Let’s compare and contrast the leadership styles of Generals Chesty Puller and David Petraeus. Both men who defined leadership in their times, General Puller for World War II and Korea and General Petraeus for America’s wars in Afghanistan and Iraq. Both men were products of their times and left huge legacies from their service.
Lieutenant General Lewis Burwell “Chesty” Puller
No individual service in the fabled history of the Marine Corps and embodies the service’s ethos as General Chesty Puller. Puller went far beyond; he personally crafted the way the Marine Corps has defined itself since World War II through his own personal example, first as a battalion commander at Guadalcanal and later as a Regimental Commander at Battle of Peleliu.
The Marine tradition of were the officers eating last in field messes, in descending order of rank, is something Puller started. It got his officers into the habit of leading from the front. Puller was certainly not the only senior Marine of World War II and Korea to put his command post on the front lines, but his stubborn habit of always doing so was unusual even among Marine leaders (Davis, 1991).
Puller’s real value to the Marine Corps lies not only in his impressive combat record, but in the legacy of what he saw as the greatest virtue of military leadership: “leadership by example.” He had uncompromising approach to tough, realistic training. He had a dedication of taking care of his Marines without coddling them and treating them like men made him a beloved figure among the Corps.
His 14 decorations, to include five Navy Crosses, plus a long list of campaign medals, unit citation ribbons and other awards are part of Puller’s enduring lore, but maybe the stories of his leadership, courage, honor, and fighting ability are his most important legacy.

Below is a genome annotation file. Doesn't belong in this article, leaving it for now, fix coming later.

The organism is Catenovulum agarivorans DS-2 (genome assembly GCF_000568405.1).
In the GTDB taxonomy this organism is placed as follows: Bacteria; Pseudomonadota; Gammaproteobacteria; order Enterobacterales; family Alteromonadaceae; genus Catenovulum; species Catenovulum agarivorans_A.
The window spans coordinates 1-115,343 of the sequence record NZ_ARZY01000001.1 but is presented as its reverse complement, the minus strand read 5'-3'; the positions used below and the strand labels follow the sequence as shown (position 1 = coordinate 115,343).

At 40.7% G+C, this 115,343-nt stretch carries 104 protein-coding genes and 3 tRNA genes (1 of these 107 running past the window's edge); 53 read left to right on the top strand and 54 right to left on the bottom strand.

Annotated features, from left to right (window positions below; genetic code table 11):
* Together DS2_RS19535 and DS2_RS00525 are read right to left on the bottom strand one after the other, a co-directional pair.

Chesty as a Combat Advisor
Advisory Teams were nothing new in the history of the United States. The Marines was the force of choice for these tough, obscure missions.
The Marine Corps has a long tradition in these kinds of conflicts; its Small Wars Manual, published back in 1940, had noted that they “represent the normal and frequent operations of the Marine Corps,” which, from 1800 to 1934, had landed 187 times in 37 countries “to suppress lawlessness or insurrection,” mainly in Latin America but also as far away as the shores of Tripoli, as the “Marines’ Hymn” put it (Kaplan 2013).
“Chesty” fought as an advisor battling guerillas in Haiti and Nicaragua, here he would earn two of his five Navy Crosses.
General David Petraeus
Petraeus, with his affair aside, is one of the most transformational leaders of this last decade (Ricks, 2012). Petraeus revolutionized the way America fights its wars, starting with the surge in Iraq and continuing into his last command in Afghanistan.
Petraeus faced a relentless challenge and using his unceasing drive, groundbreaking methods in got the army to be serious about counterinsurgency (COIN) for the first time since the Vietnam. He helped haul America out of one of its darkest moments in the war in Iraq.